February 24, 2021

Volume XI, Number 55

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Sixth Circuit: City Waived Exhaustion Requirement By Removing Takings Claim to Federal Court

Normally, a regulatory-takings plaintiff must seek compensation through “procedures the State has provided,” before suing in federal court. Last week, in a unanimous unpublished opinion, Lilly Investments v. City of Rochester, the Sixth Circuit joined the Second and Fourth Circuits by holding that, by removing the case, a defendant-city waives this exhaustion requirement.  The Court reasoned that, “[w]hen a state or locality removes to federal court, it ‘implicitly agrees’ with the competence of federal courts to decide the plaintiff’s claim.”

The Sixth Circuit noted that Eighth Circuit has taken a different position and “affirmatively declined to waive the exhaustion requirement in removal cases,” but pointed  out that this may be because the Eighth Circuit “is the only circuit that considers [the requirement] jurisdictional,” and called the latter “a conclusion inconsistent with Supreme Court precedent.”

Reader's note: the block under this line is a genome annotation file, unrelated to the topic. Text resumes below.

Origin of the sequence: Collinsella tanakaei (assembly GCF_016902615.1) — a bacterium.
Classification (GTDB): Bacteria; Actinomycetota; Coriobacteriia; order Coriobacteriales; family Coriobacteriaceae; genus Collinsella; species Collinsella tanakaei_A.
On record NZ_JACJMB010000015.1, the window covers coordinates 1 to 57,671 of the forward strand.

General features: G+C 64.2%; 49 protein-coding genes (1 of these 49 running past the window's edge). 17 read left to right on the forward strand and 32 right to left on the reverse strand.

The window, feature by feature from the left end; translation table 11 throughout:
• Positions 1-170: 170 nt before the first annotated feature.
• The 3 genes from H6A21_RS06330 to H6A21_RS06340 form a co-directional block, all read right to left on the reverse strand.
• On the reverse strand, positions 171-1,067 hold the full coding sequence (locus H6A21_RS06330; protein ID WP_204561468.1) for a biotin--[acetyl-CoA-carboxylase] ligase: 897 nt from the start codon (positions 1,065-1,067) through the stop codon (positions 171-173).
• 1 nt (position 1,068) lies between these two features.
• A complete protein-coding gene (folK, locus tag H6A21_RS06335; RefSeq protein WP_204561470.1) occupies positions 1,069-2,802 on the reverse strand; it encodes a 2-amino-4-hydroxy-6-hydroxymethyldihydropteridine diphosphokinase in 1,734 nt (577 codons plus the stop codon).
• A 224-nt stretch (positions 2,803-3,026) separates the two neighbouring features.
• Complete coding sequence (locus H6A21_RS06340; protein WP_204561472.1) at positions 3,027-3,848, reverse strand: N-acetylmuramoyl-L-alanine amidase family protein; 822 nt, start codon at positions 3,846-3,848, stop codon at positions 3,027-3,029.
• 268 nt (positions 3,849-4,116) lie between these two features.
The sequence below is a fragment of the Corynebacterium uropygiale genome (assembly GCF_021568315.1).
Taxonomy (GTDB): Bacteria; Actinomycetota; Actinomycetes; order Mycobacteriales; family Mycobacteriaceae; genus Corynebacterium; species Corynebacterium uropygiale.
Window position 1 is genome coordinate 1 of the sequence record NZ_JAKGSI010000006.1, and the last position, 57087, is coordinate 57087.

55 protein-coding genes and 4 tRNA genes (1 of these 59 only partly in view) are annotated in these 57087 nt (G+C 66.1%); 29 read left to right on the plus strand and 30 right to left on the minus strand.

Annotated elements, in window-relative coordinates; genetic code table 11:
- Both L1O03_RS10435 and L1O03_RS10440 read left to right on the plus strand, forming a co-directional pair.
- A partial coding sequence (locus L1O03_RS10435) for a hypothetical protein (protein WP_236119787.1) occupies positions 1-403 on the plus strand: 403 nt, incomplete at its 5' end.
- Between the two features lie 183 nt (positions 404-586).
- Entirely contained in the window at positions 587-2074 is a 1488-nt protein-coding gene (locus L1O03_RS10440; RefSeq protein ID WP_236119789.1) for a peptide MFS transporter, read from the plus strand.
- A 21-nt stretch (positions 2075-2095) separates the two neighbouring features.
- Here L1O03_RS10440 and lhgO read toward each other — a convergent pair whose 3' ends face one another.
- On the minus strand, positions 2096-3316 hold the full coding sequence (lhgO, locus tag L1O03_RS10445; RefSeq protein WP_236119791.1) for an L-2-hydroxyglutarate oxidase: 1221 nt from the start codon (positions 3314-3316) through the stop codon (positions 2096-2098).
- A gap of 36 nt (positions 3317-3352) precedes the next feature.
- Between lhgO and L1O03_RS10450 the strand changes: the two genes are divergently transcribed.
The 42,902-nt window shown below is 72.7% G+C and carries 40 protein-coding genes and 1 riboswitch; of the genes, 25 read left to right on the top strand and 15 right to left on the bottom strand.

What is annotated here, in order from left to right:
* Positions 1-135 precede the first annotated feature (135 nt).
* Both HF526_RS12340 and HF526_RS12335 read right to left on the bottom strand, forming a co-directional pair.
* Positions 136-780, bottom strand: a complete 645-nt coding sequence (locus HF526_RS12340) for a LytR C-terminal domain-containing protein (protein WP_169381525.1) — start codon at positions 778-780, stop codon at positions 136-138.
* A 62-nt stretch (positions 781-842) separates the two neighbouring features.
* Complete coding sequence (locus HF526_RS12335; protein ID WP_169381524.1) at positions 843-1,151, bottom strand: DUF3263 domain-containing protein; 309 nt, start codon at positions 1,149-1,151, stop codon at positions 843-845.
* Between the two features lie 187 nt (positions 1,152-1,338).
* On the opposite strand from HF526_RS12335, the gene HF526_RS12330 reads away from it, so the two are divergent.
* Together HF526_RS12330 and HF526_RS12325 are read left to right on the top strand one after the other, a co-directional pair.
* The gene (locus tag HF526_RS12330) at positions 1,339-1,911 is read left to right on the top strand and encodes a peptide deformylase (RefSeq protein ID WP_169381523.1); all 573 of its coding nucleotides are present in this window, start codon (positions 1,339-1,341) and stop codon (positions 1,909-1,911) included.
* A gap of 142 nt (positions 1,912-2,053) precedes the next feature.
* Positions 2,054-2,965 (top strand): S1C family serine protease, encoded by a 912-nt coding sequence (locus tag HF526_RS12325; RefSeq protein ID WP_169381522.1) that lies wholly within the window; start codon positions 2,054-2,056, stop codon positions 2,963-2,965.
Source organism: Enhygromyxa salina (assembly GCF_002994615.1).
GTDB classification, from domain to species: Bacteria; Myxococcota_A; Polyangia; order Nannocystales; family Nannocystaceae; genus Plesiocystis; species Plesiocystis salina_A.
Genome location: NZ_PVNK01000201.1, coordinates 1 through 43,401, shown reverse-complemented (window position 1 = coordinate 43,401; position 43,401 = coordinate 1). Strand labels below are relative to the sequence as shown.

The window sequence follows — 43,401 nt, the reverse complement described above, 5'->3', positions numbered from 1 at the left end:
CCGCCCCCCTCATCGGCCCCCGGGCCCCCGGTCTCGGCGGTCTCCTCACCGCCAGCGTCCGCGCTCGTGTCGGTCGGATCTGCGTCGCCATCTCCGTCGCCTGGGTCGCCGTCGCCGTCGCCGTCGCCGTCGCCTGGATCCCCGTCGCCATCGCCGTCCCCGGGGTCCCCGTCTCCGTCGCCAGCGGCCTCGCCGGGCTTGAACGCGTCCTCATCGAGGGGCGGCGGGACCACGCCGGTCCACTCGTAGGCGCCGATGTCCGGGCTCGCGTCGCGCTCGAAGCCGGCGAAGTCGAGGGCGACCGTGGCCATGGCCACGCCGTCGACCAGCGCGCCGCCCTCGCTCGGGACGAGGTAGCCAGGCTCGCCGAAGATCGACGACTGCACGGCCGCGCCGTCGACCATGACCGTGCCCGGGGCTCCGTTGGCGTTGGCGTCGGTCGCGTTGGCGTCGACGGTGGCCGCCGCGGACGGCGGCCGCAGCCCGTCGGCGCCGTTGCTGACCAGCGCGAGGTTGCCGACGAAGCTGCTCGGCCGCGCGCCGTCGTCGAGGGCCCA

Given its deepening of an existing circuit split, the case has Supreme Court potential.  In the meantime, states and municipalities should carefully consider all the implications when deciding whether to remove similar claims.

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© Copyright 2020 Squire Patton Boggs (US) LLPNational Law Review, Volume VII, Number 9
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About this Author

Larisa Vaysman, Squire Patton Boggs, appellate litigation
Associate

Larisa Vaysman’s practice focuses on general and appellate litigation. She has represented clients before the Sixth, Ninth and DC Circuits, as well as a range of state and federal courts. She has also represented petitioners and amici curiae before the US Supreme Court. Prior to joining Squire Sanders, Larisa clerked for The Honorable R. Guy Cole, Jr. of the United States Court of Appeals for the Sixth Circuit. While in law school, Larisa worked as a summer associate for a Cincinnati law firm.

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